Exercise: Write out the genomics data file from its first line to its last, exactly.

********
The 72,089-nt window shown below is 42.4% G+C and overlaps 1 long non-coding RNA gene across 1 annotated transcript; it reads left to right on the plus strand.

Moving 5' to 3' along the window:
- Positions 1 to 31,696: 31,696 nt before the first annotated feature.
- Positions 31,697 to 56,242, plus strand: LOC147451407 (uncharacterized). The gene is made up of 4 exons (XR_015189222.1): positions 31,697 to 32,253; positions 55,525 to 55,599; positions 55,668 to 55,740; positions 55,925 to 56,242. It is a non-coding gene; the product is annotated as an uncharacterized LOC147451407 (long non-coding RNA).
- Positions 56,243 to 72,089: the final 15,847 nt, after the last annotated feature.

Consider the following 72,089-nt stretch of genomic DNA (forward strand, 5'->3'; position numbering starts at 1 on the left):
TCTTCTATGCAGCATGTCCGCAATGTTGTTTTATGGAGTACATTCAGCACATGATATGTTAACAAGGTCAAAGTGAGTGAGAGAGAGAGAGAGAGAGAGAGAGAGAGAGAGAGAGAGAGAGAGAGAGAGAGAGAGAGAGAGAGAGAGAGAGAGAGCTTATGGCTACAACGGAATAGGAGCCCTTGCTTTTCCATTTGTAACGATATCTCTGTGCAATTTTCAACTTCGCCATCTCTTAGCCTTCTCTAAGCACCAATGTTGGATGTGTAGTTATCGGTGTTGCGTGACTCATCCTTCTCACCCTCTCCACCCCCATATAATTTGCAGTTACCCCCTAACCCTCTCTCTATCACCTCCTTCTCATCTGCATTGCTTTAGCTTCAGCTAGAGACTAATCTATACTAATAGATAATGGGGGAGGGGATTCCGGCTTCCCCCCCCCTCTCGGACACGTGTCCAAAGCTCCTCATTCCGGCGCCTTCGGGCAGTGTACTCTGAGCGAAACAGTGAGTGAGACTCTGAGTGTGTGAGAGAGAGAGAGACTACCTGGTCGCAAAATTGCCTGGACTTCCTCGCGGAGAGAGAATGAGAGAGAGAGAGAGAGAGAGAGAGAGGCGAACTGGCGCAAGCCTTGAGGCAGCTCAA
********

The 72,089-nt window shown below is 42.4% G+C and overlaps 1 long non-coding RNA gene across 1 annotated transcript; it reads left to right on the plus strand.

Moving 5' to 3' along the window:
- Positions 1 to 31,696: 31,696 nt before the first annotated feature.
- Positions 31,697 to 56,242, plus strand: LOC147451407 (uncharacterized). The gene is made up of 4 exons (XR_015189222.1): positions 31,697 to 32,253; positions 55,525 to 55,599; positions 55,668 to 55,740; positions 55,925 to 56,242. It is a non-coding gene; the product is annotated as an uncharacterized LOC147451407 (long non-coding RNA).
- Positions 56,243 to 72,089: the final 15,847 nt, after the last annotated feature.

Consider the following 72,089-nt stretch of genomic DNA (forward strand, 5'->3'; position numbering starts at 1 on the left):
TCTTCTATGCAGCATGTCCGCAATGTTGTTTTATGGAGTACATTCAGCACATGATATGTTAACAAGGTCAAAGTGAGTGAGAGAGAGAGAGAGAGAGAGAGAGAGAGAGAGAGAGAGAGAGAGAGAGAGAGAGAGAGAGAGAGAGAGAGAGAGAGCTTATGGCTACAACGGAATAGGAGCCCTTGCTTTTCCATTTGTAACGATATCTCTGTGCAATTTTCAACTTCGCCATCTCTTAGCCTTCTCTAAGCACCAATGTTGGATGTGTAGTTATCGGTGTTGCGTGACTCATCCTTCTCACCCTCTCCACCCCCATATAATTTGCAGTTACCCCCTAACCCTCTCTCTATCACCTCCTTCTCATCTGCATTGCTTTAGCTTCAGCTAGAGACTAATCTATACTAATAGATAATGGGGGAGGGGATTCCGGCTTCCCCCCCCCTCTCGGACACGTGTCCAAAGCTCCTCATTCCGGCGCCTTCGGGCAGTGTACTCTGAGCGAAACAGTGAGTGAGACTCTGAGTGTGTGAGAGAGAGAGAGACTACCTGGTCGCAAAATTGCCTGGACTTCCTCGCGGAGAGAGAATGAGAGAGAGAGAGAGAGAGAGAGAGAGGCGAACTGGCGCAAGCCTTGAGGCAGCTCAA